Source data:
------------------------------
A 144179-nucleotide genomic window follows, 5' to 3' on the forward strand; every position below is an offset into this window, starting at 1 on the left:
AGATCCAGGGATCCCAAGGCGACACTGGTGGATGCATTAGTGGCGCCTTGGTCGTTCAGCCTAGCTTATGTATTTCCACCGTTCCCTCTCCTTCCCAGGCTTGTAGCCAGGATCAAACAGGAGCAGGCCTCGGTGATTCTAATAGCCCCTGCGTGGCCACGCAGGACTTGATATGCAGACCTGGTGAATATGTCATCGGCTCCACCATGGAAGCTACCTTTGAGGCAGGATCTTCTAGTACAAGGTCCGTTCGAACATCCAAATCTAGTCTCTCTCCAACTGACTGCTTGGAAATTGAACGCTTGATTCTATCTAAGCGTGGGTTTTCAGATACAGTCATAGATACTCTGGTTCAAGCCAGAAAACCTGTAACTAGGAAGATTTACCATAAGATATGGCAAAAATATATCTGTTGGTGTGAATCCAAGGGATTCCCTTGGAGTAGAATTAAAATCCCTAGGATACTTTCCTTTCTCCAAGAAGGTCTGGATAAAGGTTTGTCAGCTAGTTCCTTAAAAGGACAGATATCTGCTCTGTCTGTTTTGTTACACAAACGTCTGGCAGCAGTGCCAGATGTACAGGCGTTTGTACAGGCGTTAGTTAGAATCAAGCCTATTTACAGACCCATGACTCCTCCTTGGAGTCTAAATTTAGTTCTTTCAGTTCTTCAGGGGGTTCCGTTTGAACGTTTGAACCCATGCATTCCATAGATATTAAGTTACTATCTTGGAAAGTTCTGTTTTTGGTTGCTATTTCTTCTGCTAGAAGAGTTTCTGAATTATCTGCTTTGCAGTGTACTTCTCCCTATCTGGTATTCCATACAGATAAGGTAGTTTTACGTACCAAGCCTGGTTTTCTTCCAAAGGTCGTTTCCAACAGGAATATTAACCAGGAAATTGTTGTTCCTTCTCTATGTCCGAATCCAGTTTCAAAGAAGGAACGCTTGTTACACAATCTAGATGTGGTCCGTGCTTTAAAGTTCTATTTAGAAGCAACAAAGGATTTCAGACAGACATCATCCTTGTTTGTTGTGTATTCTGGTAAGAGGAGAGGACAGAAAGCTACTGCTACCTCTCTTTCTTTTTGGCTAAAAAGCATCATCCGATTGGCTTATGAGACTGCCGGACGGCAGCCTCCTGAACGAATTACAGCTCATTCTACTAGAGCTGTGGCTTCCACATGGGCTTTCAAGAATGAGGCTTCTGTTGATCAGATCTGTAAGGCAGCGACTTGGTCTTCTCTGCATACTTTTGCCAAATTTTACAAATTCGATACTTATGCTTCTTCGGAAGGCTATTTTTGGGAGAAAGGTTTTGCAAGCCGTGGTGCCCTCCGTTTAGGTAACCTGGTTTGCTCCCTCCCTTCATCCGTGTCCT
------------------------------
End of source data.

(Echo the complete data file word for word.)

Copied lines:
A 144179-nucleotide genomic window follows, 5' to 3' on the forward strand; every position below is an offset into this window, starting at 1 on the left:
AGATCCAGGGATCCCAAGGCGACACTGGTGGATGCATTAGTGGCGCCTTGGTCGTTCAGCCTAGCTTATGTATTTCCACCGTTCCCTCTCCTTCCCAGGCTTGTAGCCAGGATCAAACAGGAGCAGGCCTCGGTGATTCTAATAGCCCCTGCGTGGCCACGCAGGACTTGATATGCAGACCTGGTGAATATGTCATCGGCTCCACCATGGAAGCTACCTTTGAGGCAGGATCTTCTAGTACAAGGTCCGTTCGAACATCCAAATCTAGTCTCTCTCCAACTGACTGCTTGGAAATTGAACGCTTGATTCTATCTAAGCGTGGGTTTTCAGATACAGTCATAGATACTCTGGTTCAAGCCAGAAAACCTGTAACTAGGAAGATTTACCATAAGATATGGCAAAAATATATCTGTTGGTGTGAATCCAAGGGATTCCCTTGGAGTAGAATTAAAATCCCTAGGATACTTTCCTTTCTCCAAGAAGGTCTGGATAAAGGTTTGTCAGCTAGTTCCTTAAAAGGACAGATATCTGCTCTGTCTGTTTTGTTACACAAACGTCTGGCAGCAGTGCCAGATGTACAGGCGTTTGTACAGGCGTTAGTTAGAATCAAGCCTATTTACAGACCCATGACTCCTCCTTGGAGTCTAAATTTAGTTCTTTCAGTTCTTCAGGGGGTTCCGTTTGAACGTTTGAACCCATGCATTCCATAGATATTAAGTTACTATCTTGGAAAGTTCTGTTTTTGGTTGCTATTTCTTCTGCTAGAAGAGTTTCTGAATTATCTGCTTTGCAGTGTACTTCTCCCTATCTGGTATTCCATACAGATAAGGTAGTTTTACGTACCAAGCCTGGTTTTCTTCCAAAGGTCGTTTCCAACAGGAATATTAACCAGGAAATTGTTGTTCCTTCTCTATGTCCGAATCCAGTTTCAAAGAAGGAACGCTTGTTACACAATCTAGATGTGGTCCGTGCTTTAAAGTTCTATTTAGAAGCAACAAAGGATTTCAGACAGACATCATCCTTGTTTGTTGTGTATTCTGGTAAGAGGAGAGGACAGAAAGCTACTGCTACCTCTCTTTCTTTTTGGCTAAAAAGCATCATCCGATTGGCTTATGAGACTGCCGGACGGCAGCCTCCTGAACGAATTACAGCTCATTCTACTAGAGCTGTGGCTTCCACATGGGCTTTCAAGAATGAGGCTTCTGTTGATCAGATCTGTAAGGCAGCGACTTGGTCTTCTCTGCATACTTTTGCCAAATTTTACAAATTCGATACTTATGCTTCTTCGGAAGGCTATTTTTGGGAGAAAGGTTTTGCAAGCCGTGGTGCCCTCCGTTTAGGTAACCTGGTTTGCTCCCTCCCTTCATCCGTGTCCT